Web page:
Under Ms. Richards’ leadership, Planned Parenthood grew into an abortion empire, performing over 320,000 abortions in the last year alone. Over the course of her 12-year tenure at Planned Parenthood, Ms. Richards presided over the murder of 3,542,823 unborn children. That’s more than twice the combined American casualties of World War 1, 2, and the Vietnam War.

It also reported nearly $100 Million in profits in her last year – a staggering 27% increase from the year before, and that comes on the heels of year after year of increased profits for the abortion business. Banner profits were boosted by over half a billion dollars in government funding.

American taxpayers, whether they wanted to or not, made up the largest contribution to Planned Parenthood’s bottom line. And the result was over 320,000 abortions just last year – roughly the equivalent of one baby killed every minute and a half.

In the last six years, Planned Parenthood’s assets doubled from nearly $1 billion to nearly $2 billion in assets through the second half of her tenure as CEO– growth primarily funded by abortions and tax dollars.

Throughout her career, Ms. Richards and Planned Parenthood continually insisted that their rapid growth relied little on abortions. The company line has been that abortion only makes up three percent of their total business.

Planned Parenthood’s 2009 Fact Sheet listed 7,021 prenatal clients – a shockingly small number compared to the 332,278 abortions reported for the same period of time. However, in the next annual report, this 2009 figure is reclassified as “prenatal services,” of which Planned Parenthood reports 40,489 in 2009. So Planned Parenthood served 7,021 prenatal clients and provided an average of roughly six “prenatal services” to each. If each prenatal client were given the same number of services as was reported in 2009, Planned Parenthood only provided services to a little more than 5,000 women in 2010.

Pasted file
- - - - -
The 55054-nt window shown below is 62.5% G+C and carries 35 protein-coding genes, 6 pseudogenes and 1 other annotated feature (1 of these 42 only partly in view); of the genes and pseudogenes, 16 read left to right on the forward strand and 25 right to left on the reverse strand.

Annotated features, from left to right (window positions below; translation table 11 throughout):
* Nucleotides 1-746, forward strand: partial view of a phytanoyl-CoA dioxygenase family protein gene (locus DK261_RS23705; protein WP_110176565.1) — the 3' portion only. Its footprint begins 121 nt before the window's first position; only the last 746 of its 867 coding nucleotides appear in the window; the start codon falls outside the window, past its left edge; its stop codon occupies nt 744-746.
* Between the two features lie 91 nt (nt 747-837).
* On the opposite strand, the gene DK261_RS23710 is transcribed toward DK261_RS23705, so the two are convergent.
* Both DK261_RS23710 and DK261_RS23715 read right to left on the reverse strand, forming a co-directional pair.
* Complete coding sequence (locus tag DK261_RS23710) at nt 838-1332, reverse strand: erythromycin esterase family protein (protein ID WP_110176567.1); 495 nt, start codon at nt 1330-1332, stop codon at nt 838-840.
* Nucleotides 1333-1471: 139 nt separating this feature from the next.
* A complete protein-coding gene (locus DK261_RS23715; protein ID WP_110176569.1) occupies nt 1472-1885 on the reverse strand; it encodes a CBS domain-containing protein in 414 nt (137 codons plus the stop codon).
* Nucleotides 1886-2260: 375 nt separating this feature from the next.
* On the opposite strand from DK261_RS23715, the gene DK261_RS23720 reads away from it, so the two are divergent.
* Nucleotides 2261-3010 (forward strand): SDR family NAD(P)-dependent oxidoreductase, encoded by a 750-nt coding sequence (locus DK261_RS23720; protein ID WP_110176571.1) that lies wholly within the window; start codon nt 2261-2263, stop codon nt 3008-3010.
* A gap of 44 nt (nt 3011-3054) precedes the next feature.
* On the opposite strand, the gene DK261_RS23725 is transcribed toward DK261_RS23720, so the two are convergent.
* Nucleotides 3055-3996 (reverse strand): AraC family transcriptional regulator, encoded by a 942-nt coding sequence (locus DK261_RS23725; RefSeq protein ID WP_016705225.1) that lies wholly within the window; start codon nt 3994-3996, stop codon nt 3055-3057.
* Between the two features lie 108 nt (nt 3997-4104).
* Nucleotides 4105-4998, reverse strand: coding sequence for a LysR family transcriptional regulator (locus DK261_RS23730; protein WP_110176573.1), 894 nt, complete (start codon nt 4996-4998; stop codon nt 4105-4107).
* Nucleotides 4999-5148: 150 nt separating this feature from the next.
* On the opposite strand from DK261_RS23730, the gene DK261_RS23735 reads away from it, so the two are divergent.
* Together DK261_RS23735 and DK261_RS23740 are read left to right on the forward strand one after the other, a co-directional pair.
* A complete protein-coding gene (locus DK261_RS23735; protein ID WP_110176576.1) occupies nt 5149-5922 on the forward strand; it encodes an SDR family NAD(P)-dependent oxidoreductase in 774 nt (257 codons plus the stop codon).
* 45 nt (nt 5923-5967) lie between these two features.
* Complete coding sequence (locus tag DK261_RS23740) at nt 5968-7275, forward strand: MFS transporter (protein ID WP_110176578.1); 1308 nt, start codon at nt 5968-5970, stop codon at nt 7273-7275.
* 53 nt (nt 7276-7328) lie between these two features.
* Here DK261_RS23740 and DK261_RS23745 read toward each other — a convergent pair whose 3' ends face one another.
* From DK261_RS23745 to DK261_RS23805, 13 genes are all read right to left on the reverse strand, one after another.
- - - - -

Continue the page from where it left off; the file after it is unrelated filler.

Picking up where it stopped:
Cecile Richards, President Planned Parenthood

February 5 (Monday):  Day 17

President Trump shares Wall Street editorial

President Donald Trump shared the text of a Wall Street Journal editorial sounding the alarm about the information revealed in the memo declassified by the House Intelligence Committee.

The editorial accused the FBI of using the FISA court and the opposition dossier funded by Hillary Clinton to influence the election. It read:  “We don’t know the political motives of the FBI and Justice officials, but the facts are damaging enough. The FBI in essence let itself and the FISA court be used to promote a major theme of the Clinton campaign. Mr. Steele and Fusion then leaked the fact of the investigation to friendly reporters to try to defeat Mr. Trump before the election. And afterward they continued to leak all this to the press to cast doubt on the legitimacy of Mr. Trump’s victory.

“No matter its motives, the FBI became a tool of anti-Trump political actors. This is unacceptable in a democracy and ought to alarm anyone who wants the FBI to be a nonpartisan enforcer of the law.”

The Journal’s editorial called for the declassification of more documents and praised House Intelligence Chairman Devin Nunes for releasing the memo. “Exposing abuses is the essence of accountability in a democracy,” the editorial read.

Washington Post rewrites headline to appease readers

In apparent effort to appease Twitter readers, the Washington Post quickly rewrote its front page State of the Union headline. Not long after the conclusion of President Trump’s State of the Union speech, the Post advertised what it promised would be “the front page of tomorrow’s Washington Post.” Just above a photo of Trump giving his speech, the five-point headline read, “A call for bipartisanship”